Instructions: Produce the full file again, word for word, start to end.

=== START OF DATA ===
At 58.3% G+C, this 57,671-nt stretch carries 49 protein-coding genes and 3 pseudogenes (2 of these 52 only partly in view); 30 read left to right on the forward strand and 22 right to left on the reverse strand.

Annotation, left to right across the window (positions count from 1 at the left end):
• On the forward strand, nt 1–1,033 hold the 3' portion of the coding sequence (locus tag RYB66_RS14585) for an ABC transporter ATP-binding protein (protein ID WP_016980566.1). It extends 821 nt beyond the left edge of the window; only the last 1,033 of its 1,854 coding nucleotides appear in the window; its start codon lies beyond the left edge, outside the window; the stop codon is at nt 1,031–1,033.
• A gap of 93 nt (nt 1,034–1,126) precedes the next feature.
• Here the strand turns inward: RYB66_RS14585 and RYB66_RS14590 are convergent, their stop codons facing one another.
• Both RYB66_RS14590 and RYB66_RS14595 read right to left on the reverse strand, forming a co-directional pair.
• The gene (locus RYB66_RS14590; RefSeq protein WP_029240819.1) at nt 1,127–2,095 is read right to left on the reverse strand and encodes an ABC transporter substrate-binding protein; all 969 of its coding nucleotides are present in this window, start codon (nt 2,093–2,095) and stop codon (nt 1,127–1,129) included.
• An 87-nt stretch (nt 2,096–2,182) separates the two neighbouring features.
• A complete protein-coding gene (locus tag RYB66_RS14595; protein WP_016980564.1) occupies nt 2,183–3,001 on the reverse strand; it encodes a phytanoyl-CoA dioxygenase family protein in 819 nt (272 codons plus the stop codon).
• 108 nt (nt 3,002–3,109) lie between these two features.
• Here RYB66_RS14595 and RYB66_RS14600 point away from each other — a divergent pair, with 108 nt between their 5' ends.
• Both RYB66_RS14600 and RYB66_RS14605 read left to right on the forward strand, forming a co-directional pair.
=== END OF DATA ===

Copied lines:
At 58.3% G+C, this 57,671-nt stretch carries 49 protein-coding genes and 3 pseudogenes (2 of these 52 only partly in view); 30 read left to right on the forward strand and 22 right to left on the reverse strand.

Annotation, left to right across the window (positions count from 1 at the left end):
• On the forward strand, nt 1–1,033 hold the 3' portion of the coding sequence (locus tag RYB66_RS14585) for an ABC transporter ATP-binding protein (protein ID WP_016980566.1). It extends 821 nt beyond the left edge of the window; only the last 1,033 of its 1,854 coding nucleotides appear in the window; its start codon lies beyond the left edge, outside the window; the stop codon is at nt 1,031–1,033.
• A gap of 93 nt (nt 1,034–1,126) precedes the next feature.
• Here the strand turns inward: RYB66_RS14585 and RYB66_RS14590 are convergent, their stop codons facing one another.
• Both RYB66_RS14590 and RYB66_RS14595 read right to left on the reverse strand, forming a co-directional pair.
• The gene (locus RYB66_RS14590; RefSeq protein WP_029240819.1) at nt 1,127–2,095 is read right to left on the reverse strand and encodes an ABC transporter substrate-binding protein; all 969 of its coding nucleotides are present in this window, start codon (nt 2,093–2,095) and stop codon (nt 1,127–1,129) included.
• An 87-nt stretch (nt 2,096–2,182) separates the two neighbouring features.
• A complete protein-coding gene (locus tag RYB66_RS14595; protein WP_016980564.1) occupies nt 2,183–3,001 on the reverse strand; it encodes a phytanoyl-CoA dioxygenase family protein in 819 nt (272 codons plus the stop codon).
• 108 nt (nt 3,002–3,109) lie between these two features.
• Here RYB66_RS14595 and RYB66_RS14600 point away from each other — a divergent pair, with 108 nt between their 5' ends.
• Both RYB66_RS14600 and RYB66_RS14605 read left to right on the forward strand, forming a co-directional pair.